Bus and subway ridership in metropolitan Baltimore dropped 6 percent during the first four months of this year, contributing to a "disturbing" decline since last July, transportation officials say.
"We feel it's probably attributable to the general decline in the economy in the Baltimore metropolitan area," says James O'Donnell, accounting director of the state Mass Transit Administration. "If people aren't working, they can't take as many rides on the bus."
Bus ridership fell from 29.3 million in the period from January through April of 1990 to 27.6 million during the same four months of this year, according to figures supplied by the MTA. Metro ridership dropped from 4.5 million to 4.2 million.
The MTA raised bus and rail base fares from $1 to $1.10 in March, but O'Donnell doesn't blame higher fares for the overall drop. "The decline had begun prior to the increase in fares," he says.
From July 1990 through April 1991, the first 10 months of the current budget year, MTA ridership dropped 3.2 percent compared with the same period in fiscal 1990, O'Donnell says.
"It's possible to see the ridership go up or down a few percentage points from year to year, but the trend, especially during the last few months, is disturbing," O'Donnell says.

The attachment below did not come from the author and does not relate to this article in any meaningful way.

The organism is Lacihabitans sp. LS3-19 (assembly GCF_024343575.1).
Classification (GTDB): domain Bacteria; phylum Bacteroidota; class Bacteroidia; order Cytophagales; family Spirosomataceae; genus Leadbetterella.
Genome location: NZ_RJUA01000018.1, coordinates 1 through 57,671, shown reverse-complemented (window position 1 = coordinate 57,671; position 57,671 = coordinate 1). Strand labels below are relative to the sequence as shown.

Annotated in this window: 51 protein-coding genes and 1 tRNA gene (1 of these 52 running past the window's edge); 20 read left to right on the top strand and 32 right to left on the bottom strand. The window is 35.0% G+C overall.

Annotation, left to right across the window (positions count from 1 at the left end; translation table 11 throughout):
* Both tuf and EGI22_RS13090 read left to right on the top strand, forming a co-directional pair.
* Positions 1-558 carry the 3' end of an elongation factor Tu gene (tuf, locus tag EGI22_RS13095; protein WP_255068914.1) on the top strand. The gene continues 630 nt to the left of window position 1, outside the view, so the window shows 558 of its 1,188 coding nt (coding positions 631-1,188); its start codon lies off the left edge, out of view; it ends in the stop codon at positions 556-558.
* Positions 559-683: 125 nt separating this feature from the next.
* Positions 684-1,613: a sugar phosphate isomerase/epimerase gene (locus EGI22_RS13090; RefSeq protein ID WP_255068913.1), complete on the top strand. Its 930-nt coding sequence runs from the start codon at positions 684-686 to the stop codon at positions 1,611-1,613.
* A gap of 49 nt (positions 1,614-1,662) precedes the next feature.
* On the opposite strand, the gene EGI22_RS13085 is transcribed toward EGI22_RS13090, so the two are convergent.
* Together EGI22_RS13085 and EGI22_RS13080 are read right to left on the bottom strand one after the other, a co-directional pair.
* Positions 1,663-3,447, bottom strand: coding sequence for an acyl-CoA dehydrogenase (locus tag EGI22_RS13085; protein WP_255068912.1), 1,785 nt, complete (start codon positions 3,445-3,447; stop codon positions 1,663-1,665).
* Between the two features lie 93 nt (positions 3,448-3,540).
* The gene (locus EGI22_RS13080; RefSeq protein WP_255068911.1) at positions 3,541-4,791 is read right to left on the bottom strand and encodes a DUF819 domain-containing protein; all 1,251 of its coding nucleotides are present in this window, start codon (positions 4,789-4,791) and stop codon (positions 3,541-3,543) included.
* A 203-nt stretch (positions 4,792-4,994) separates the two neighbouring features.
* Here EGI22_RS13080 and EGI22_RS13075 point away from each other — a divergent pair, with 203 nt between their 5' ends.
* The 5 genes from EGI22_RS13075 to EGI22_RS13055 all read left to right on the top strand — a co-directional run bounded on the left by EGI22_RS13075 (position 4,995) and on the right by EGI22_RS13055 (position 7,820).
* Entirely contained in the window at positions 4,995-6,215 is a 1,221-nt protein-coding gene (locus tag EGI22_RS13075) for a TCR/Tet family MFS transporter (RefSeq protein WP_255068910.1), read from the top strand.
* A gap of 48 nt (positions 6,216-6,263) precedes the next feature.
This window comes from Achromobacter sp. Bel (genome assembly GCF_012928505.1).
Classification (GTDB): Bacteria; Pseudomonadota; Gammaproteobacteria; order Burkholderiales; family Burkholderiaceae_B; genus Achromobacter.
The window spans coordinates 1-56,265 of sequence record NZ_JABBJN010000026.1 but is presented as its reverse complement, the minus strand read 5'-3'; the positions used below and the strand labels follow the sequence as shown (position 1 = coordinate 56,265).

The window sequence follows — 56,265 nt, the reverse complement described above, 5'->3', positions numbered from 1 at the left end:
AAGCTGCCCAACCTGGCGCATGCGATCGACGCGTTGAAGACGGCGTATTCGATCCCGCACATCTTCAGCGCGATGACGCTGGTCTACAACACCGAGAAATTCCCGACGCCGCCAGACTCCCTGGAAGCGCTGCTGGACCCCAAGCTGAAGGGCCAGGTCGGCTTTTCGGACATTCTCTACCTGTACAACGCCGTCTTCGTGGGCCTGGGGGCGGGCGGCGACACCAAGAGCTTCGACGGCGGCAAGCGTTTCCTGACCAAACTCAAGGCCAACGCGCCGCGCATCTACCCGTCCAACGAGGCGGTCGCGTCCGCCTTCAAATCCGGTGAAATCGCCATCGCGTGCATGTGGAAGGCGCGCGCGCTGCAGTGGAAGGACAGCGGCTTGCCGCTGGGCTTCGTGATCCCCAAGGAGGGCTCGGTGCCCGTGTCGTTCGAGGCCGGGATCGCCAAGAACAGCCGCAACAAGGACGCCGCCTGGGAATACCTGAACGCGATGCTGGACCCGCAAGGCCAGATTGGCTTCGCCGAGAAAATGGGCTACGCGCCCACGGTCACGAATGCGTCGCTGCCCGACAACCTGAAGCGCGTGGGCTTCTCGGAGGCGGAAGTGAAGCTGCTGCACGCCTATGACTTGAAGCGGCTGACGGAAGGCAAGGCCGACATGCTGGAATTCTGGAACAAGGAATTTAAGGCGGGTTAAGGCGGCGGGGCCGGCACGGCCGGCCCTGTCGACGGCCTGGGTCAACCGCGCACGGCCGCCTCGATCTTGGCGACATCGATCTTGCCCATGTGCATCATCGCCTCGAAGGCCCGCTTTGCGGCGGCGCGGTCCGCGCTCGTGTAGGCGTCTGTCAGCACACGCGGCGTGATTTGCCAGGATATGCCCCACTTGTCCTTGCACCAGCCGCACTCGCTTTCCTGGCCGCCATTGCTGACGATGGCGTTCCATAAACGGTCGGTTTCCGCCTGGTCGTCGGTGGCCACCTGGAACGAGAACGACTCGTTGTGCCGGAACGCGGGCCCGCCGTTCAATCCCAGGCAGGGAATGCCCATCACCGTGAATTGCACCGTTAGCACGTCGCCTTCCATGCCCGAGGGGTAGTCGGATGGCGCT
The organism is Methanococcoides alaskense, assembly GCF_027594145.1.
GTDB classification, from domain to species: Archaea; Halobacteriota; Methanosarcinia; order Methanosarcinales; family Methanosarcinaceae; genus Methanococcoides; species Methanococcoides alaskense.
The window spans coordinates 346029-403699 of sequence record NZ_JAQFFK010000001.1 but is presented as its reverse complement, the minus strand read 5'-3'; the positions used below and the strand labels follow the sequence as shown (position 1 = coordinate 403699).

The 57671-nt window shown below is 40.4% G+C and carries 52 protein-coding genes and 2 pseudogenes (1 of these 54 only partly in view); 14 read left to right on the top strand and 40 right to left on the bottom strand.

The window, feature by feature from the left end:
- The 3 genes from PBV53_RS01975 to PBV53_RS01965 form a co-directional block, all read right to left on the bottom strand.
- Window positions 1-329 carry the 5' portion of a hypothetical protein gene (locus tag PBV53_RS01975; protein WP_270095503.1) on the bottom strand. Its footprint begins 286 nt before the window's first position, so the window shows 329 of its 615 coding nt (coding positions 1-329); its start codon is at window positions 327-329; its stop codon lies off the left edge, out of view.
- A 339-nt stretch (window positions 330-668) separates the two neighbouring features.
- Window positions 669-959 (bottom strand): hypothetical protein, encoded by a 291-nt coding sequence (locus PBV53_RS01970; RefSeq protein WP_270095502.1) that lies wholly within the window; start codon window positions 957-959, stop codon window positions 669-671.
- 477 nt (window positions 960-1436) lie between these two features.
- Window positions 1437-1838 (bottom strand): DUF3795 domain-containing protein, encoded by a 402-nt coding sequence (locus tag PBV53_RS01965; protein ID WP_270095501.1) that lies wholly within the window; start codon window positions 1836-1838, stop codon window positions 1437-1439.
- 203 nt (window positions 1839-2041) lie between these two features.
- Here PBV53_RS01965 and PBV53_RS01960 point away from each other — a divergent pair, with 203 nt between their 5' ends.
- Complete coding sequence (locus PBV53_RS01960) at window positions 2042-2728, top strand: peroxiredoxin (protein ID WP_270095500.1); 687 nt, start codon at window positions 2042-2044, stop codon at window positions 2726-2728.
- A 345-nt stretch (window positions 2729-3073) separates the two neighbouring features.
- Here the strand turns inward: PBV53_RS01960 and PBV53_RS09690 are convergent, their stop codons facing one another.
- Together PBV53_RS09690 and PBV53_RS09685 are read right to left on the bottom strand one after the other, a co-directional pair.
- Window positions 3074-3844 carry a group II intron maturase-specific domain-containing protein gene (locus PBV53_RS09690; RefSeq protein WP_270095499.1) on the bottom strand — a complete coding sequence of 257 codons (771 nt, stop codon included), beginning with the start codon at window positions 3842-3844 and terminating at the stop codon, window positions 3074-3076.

Ridership remained fairly steady during the 1980s, he says. He will not provide ridership data from previous years because, he says, changes initiated three years ago in MTA's method of counting riders would make comparisons faulty.
Although ridership is down, farebox revenues are up 2.9 percent since last July, says Jackie Brown Moore, the MTA's communications director. She attributes much of the revenue increase to higher fares.
Still, the MTA had projected an increase of 4 to 5 percent in farebox revenues. Moore says the agency will be able to meet its state mandate of covering half its operating expenses from the farebox.
But, to save money, the MTA has cut back on advertising, left unfilled some vacant jobs and reduced bus service at locations "where we're not doing well after a period of time," O'Donnell says.
The MTA plans to conduct surveys to learn more about its past and present riders, in an effort to respond better to changing ridership patterns, Moore says.
The agency also will compile unemployment data from Baltimore and surrounding counties to help future projections, since the economy plays a significant role in determining ridership, she says.
In the Washington area, by comparison, bus and subway ridership is up slightly over the last 12 months, according to the Washington Metropolitan Area Transit Authority.
Ridership grew by 2 million, or less than 1 percent, says Mary Bucklew, a WMATA spokeswoman.
Still, officials there had hoped for larger gains. "We're used to larger increases. We've never seen an increase so slight," she says, pointing to the recession, a decline in tourism and layoffs as probable culprits.
A group of state legislators will begin studying Maryland's transportation needs this summer in an effort to determine how much money the state needs to pay for mass transit and highways, says Sen. William H. Amoss, D-Cecil-Harford.
Legislative leaders say they want the Maryland Department of Transportation to place more emphasis on mass transit rather than highways as it plans for the future.